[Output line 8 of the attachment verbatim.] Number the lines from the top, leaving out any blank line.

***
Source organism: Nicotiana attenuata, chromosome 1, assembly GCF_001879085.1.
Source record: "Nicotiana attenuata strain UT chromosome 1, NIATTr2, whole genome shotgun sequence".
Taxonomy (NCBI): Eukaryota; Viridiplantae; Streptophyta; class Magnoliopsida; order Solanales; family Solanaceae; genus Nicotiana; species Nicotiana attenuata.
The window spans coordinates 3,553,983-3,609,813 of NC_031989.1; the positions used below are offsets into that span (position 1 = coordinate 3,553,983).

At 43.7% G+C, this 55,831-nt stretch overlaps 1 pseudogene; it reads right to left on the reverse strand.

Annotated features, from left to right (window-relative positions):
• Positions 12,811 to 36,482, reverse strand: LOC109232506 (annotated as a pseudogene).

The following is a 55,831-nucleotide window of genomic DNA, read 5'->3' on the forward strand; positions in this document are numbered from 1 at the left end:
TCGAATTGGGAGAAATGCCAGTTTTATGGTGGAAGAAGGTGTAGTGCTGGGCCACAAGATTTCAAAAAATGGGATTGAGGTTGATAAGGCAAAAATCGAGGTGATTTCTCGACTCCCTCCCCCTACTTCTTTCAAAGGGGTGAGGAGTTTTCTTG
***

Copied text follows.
The following is a 55,831-nucleotide window of genomic DNA, read 5'->3' on the forward strand; positions in this document are numbered from 1 at the left end: